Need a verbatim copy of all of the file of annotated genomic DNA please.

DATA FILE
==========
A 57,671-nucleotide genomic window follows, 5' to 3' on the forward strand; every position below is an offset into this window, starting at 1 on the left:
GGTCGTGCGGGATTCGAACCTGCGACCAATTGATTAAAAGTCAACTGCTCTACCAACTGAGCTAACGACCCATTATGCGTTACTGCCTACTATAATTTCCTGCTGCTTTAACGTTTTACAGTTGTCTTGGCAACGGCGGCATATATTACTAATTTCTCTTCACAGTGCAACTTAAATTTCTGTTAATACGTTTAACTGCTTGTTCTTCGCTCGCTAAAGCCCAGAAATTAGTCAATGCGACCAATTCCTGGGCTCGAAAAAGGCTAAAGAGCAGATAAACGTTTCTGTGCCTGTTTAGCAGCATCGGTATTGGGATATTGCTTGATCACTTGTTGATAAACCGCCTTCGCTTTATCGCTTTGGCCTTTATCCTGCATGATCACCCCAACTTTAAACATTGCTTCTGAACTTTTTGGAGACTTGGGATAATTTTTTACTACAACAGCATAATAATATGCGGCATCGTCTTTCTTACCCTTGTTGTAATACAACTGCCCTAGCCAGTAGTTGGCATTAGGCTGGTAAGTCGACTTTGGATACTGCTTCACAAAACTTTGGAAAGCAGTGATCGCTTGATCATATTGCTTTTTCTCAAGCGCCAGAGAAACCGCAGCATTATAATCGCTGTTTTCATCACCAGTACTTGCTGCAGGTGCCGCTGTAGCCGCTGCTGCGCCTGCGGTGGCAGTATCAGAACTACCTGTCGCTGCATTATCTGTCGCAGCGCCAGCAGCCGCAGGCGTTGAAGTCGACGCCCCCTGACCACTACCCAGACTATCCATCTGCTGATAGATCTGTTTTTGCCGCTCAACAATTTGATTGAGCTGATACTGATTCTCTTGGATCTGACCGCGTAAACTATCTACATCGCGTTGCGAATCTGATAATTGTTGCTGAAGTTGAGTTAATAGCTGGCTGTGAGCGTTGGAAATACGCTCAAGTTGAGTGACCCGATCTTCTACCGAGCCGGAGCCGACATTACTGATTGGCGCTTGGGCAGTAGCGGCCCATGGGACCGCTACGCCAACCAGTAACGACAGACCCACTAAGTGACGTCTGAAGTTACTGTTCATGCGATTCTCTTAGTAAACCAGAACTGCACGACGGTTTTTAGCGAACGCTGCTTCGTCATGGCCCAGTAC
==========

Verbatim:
A 57,671-nucleotide genomic window follows, 5' to 3' on the forward strand; every position below is an offset into this window, starting at 1 on the left:
GGTCGTGCGGGATTCGAACCTGCGACCAATTGATTAAAAGTCAACTGCTCTACCAACTGAGCTAACGACCCATTATGCGTTACTGCCTACTATAATTTCCTGCTGCTTTAACGTTTTACAGTTGTCTTGGCAACGGCGGCATATATTACTAATTTCTCTTCACAGTGCAACTTAAATTTCTGTTAATACGTTTAACTGCTTGTTCTTCGCTCGCTAAAGCCCAGAAATTAGTCAATGCGACCAATTCCTGGGCTCGAAAAAGGCTAAAGAGCAGATAAACGTTTCTGTGCCTGTTTAGCAGCATCGGTATTGGGATATTGCTTGATCACTTGTTGATAAACCGCCTTCGCTTTATCGCTTTGGCCTTTATCCTGCATGATCACCCCAACTTTAAACATTGCTTCTGAACTTTTTGGAGACTTGGGATAATTTTTTACTACAACAGCATAATAATATGCGGCATCGTCTTTCTTACCCTTGTTGTAATACAACTGCCCTAGCCAGTAGTTGGCATTAGGCTGGTAAGTCGACTTTGGATACTGCTTCACAAAACTTTGGAAAGCAGTGATCGCTTGATCATATTGCTTTTTCTCAAGCGCCAGAGAAACCGCAGCATTATAATCGCTGTTTTCATCACCAGTACTTGCTGCAGGTGCCGCTGTAGCCGCTGCTGCGCCTGCGGTGGCAGTATCAGAACTACCTGTCGCTGCATTATCTGTCGCAGCGCCAGCAGCCGCAGGCGTTGAAGTCGACGCCCCCTGACCACTACCCAGACTATCCATCTGCTGATAGATCTGTTTTTGCCGCTCAACAATTTGATTGAGCTGATACTGATTCTCTTGGATCTGACCGCGTAAACTATCTACATCGCGTTGCGAATCTGATAATTGTTGCTGAAGTTGAGTTAATAGCTGGCTGTGAGCGTTGGAAATACGCTCAAGTTGAGTGACCCGATCTTCTACCGAGCCGGAGCCGACATTACTGATTGGCGCTTGGGCAGTAGCGGCCCATGGGACCGCTACGCCAACCAGTAACGACAGACCCACTAAGTGACGTCTGAAGTTACTGTTCATGCGATTCTCTTAGTAAACCAGAACTGCACGACGGTTTTTAGCGAACGCTGCTTCGTCATGGCCCAGTAC